When Nagaland got statehood in 1963, it was also the “first time” for our pioneering bureaucracy, not least the then political class, who had no precedents to follow. But they rose to the occasion, making the best of what they had in terms of education, exposure, human and other resources and improvising as situations demanded. They just had the Constitution and their common sense to go by. These were the pioneers, who laid the foundations of the State of Nagaland we call home today. Their brief was clear and they found ways and means to get them done ~ simply because they focused on solutions, not on the problems and constraints. Since the pandemic and the lockdown thereof till now when our returnees are coming home, what we see is not only our Government’s shortcomings and failures but also its inability to confront the new challenges posed by the pandemic. In short, our Government has shown a marked incapability to be creative, innovative and experimental in the face of a situation that demands boldness and daring. Our Government seems to be quite incapable of understanding and appreciating how very much the pandemic has changed the canvas of the hitherto “normal” or the usual politicking and governance. Our Government, so far, is simply unable to rise up to the occasion. Our Government also seems not only quite unsure of its roles and responsibilities in a Sovereign, Socialist, Secular and Democratic Republic but also unable to read the mood of the people, who are not only full of fear and apprehensions ~ not surprisingly since the day our first COVID-19 patient was referred to Assam for treatment and what ensued thereafter till today ~ but also the disappointment and the sense of abandonment therefore the anger, the rage, building up in the people for having being short-changed so callously.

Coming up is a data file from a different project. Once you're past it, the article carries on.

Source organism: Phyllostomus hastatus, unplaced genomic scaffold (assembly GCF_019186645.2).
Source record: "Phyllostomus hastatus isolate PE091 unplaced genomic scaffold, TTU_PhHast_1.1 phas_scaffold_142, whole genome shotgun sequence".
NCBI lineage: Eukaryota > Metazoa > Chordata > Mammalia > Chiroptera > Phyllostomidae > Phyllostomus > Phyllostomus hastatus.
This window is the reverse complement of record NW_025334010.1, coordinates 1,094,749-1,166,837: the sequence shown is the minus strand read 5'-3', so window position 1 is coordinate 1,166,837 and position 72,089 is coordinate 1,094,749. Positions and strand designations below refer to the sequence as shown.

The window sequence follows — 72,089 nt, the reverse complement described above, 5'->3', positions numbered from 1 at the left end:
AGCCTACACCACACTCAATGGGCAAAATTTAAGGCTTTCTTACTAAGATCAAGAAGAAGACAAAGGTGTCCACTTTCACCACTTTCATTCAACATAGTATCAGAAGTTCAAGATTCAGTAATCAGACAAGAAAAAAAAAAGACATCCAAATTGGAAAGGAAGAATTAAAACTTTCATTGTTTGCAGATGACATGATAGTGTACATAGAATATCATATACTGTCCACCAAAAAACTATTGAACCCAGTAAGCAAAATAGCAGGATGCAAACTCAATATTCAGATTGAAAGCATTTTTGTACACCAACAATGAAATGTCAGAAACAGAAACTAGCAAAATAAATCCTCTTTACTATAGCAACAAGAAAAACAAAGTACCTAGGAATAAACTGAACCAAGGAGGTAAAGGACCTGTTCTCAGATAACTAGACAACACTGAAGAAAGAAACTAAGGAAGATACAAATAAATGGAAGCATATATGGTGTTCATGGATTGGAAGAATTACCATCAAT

Perhaps someone thought it would be a brilliant idea to send returnees to their respective districts but this has only created more schisms in Naga society. This goes against the very grains of Naga unity. At the time of writing this, we have not heard a single word about this from our Government. The fact is that even politics will no longer be what it was pre-pandemic although our political parties may still harbor the illusion that that money alone will make people toe the line. The fact is too many people have suffered and suffering always creates new persons. In all likelihood, the experience of the 80 million or so migrants in India will change the political landscape of the country. The much touted “new normal” is fraught with all kinds of possibilities and probabilities. No political party or Government in India can take anything for granted any longer. And, history is evidence to the fact how presiding powers deal with “first time” and the “unprecedented” have always changed the directions and destinies of individuals, nations and certainly Governments. Right now, the numerical majority seems to be in an unassailable position of power but it takes minutes to change things in politics. And, today increasingly even in a state like Nagaland, the power of technology can go either way ~ with the winner being a surprise ~ a “first time” and “unprecedented”.

Indeed, if we live in fearsome times, we also live in interesting times. What will decide the winners will be common sense, creativity, imagination, improvisation, innovation, sensitivity, boldness, courage and bravery to do things hitherto not done, and most certainly not in the rule books, but necessary to steer a Sovereign, Socialist, Secular and Democratic Republic defy and defeat a threat that is so immediate, so real and so deadly. Only those who have risen up to “first times” and the “unprecedented” have survived all new normals ~ and there have been too many in the past.